The Center for American Progress has a terrific new report on “Global Warming and the Future of Coal,” by Ken Berlin and Robert Sussman.
The report explores what to do about the explosive growth in coal plant construction projected for the coming quarter century — 1,400 gigawatts of electricity by 2030, with more than 10% in the U.S. alone.
In the absence of emission controls, these new plants will increase worldwide annual emissions of carbon dioxide by approximately 7.6 billion metric tons by 2030. These emissions would equal roughly 50 percent of all fossil fuel emissions over the past 250 years.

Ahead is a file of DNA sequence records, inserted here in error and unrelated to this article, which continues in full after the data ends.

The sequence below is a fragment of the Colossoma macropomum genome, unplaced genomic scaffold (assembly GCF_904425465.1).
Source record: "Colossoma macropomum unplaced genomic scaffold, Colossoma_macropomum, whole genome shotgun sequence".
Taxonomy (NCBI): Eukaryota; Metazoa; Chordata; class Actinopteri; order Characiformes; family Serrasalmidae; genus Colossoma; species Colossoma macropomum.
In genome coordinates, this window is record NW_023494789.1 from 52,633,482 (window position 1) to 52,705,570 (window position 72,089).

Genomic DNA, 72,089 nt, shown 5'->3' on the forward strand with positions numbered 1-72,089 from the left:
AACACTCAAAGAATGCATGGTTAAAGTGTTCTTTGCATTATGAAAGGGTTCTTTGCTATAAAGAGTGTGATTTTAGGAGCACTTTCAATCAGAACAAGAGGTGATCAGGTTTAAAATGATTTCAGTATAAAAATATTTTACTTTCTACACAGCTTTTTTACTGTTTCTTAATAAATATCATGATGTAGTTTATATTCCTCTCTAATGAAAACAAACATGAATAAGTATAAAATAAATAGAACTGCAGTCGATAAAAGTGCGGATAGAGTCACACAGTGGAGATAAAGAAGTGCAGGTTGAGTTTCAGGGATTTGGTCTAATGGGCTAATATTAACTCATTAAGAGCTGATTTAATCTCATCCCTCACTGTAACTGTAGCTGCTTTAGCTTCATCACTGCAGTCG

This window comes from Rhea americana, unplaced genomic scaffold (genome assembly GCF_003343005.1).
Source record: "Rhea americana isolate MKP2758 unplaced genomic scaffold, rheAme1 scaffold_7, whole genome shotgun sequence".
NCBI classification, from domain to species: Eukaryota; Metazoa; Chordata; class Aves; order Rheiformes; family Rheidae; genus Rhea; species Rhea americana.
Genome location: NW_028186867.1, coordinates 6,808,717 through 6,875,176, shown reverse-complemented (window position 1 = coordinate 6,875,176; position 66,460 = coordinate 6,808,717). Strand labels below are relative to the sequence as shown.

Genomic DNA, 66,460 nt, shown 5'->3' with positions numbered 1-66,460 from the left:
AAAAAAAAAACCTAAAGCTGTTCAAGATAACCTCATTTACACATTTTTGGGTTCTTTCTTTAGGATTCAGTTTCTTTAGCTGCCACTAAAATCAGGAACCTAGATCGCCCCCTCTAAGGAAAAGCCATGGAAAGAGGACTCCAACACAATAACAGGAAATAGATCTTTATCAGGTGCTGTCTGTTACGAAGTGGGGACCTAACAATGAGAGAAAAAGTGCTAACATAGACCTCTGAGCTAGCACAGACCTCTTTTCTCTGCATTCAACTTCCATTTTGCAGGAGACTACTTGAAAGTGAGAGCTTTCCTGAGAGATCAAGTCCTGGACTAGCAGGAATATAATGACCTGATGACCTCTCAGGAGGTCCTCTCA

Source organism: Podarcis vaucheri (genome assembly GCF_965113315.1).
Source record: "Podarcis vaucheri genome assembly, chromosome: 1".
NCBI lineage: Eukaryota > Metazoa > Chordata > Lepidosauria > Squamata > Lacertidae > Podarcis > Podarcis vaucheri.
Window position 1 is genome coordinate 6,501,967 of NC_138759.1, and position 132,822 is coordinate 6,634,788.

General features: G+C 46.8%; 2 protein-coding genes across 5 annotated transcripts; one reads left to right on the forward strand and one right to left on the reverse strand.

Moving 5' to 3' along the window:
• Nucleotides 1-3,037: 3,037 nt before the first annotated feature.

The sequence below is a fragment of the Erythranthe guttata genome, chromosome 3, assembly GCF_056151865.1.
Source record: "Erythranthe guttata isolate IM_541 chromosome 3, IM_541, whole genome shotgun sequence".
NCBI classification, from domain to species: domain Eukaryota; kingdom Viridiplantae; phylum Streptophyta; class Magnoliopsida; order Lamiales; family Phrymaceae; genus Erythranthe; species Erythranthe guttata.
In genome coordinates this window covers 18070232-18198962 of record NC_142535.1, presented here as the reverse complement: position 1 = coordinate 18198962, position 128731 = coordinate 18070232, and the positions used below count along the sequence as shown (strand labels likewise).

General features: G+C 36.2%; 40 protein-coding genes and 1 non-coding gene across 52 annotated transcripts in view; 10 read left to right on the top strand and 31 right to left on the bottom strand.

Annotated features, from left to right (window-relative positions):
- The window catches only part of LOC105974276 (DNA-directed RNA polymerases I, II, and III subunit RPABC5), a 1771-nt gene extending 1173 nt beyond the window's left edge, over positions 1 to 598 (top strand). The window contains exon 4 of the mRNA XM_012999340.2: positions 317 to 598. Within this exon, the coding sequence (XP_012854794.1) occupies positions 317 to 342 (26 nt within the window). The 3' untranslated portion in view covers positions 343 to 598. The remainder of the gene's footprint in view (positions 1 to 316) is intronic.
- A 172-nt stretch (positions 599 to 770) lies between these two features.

So we must have emissions controls on the vast majority of those plants. The report looks at a variety of policy measures that might achieve that goal and recommends
Requiring all new coal power plants to meet an “emission performance” standard that limits CO2 emissions to levels achievable with CCS systems.
That is the best way to maintain coal’s viability in a carbon-constrained world.
Watch Bob Sussman discuss the report (YouTube)
Watch Ken Berlin discuss the report (YouTube)